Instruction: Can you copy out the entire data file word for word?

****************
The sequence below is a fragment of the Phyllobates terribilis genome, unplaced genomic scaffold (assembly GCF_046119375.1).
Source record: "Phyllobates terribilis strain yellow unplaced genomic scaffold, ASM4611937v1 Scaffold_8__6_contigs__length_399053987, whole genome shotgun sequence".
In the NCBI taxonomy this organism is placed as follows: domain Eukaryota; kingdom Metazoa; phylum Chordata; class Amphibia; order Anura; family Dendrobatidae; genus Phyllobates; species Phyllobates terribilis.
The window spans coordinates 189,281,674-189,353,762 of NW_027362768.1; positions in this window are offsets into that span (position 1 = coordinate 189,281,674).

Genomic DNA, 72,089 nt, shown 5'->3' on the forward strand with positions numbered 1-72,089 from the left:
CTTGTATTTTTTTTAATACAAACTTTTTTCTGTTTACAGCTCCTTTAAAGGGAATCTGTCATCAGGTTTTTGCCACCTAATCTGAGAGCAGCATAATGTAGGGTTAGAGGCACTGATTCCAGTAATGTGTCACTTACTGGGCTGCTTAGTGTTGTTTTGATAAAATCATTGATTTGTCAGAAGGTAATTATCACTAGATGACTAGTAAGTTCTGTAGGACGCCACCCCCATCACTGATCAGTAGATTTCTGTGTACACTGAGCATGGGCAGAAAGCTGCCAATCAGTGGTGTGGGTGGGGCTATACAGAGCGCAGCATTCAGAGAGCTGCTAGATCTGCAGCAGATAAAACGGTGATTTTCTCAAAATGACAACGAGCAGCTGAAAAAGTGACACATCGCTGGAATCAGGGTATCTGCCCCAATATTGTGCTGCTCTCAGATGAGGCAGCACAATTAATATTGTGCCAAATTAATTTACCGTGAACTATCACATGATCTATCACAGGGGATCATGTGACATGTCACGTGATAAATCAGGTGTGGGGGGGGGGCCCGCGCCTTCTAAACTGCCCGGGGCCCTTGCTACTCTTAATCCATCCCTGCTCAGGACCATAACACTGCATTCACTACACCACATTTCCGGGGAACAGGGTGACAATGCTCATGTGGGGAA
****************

The sequence below is a fragment of the Phyllobates terribilis genome, unplaced genomic scaffold (assembly GCF_046119375.1).
Source record: "Phyllobates terribilis strain yellow unplaced genomic scaffold, ASM4611937v1 Scaffold_8__6_contigs__length_399053987, whole genome shotgun sequence".
In the NCBI taxonomy this organism is placed as follows: domain Eukaryota; kingdom Metazoa; phylum Chordata; class Amphibia; order Anura; family Dendrobatidae; genus Phyllobates; species Phyllobates terribilis.
The window spans coordinates 189,281,674-189,353,762 of NW_027362768.1; positions in this window are offsets into that span (position 1 = coordinate 189,281,674).

Genomic DNA, 72,089 nt, shown 5'->3' on the forward strand with positions numbered 1-72,089 from the left:
CTTGTATTTTTTTTAATACAAACTTTTTTCTGTTTACAGCTCCTTTAAAGGGAATCTGTCATCAGGTTTTTGCCACCTAATCTGAGAGCAGCATAATGTAGGGTTAGAGGCACTGATTCCAGTAATGTGTCACTTACTGGGCTGCTTAGTGTTGTTTTGATAAAATCATTGATTTGTCAGAAGGTAATTATCACTAGATGACTAGTAAGTTCTGTAGGACGCCACCCCCATCACTGATCAGTAGATTTCTGTGTACACTGAGCATGGGCAGAAAGCTGCCAATCAGTGGTGTGGGTGGGGCTATACAGAGCGCAGCATTCAGAGAGCTGCTAGATCTGCAGCAGATAAAACGGTGATTTTCTCAAAATGACAACGAGCAGCTGAAAAAGTGACACATCGCTGGAATCAGGGTATCTGCCCCAATATTGTGCTGCTCTCAGATGAGGCAGCACAATTAATATTGTGCCAAATTAATTTACCGTGAACTATCACATGATCTATCACAGGGGATCATGTGACATGTCACGTGATAAATCAGGTGTGGGGGGGGGGCCCGCGCCTTCTAAACTGCCCGGGGCCCTTGCTACTCTTAATCCATCCCTGCTCAGGACCATAACACTGCATTCACTACACCACATTTCCGGGGAACAGGGTGACAATGCTCATGTGGGGAA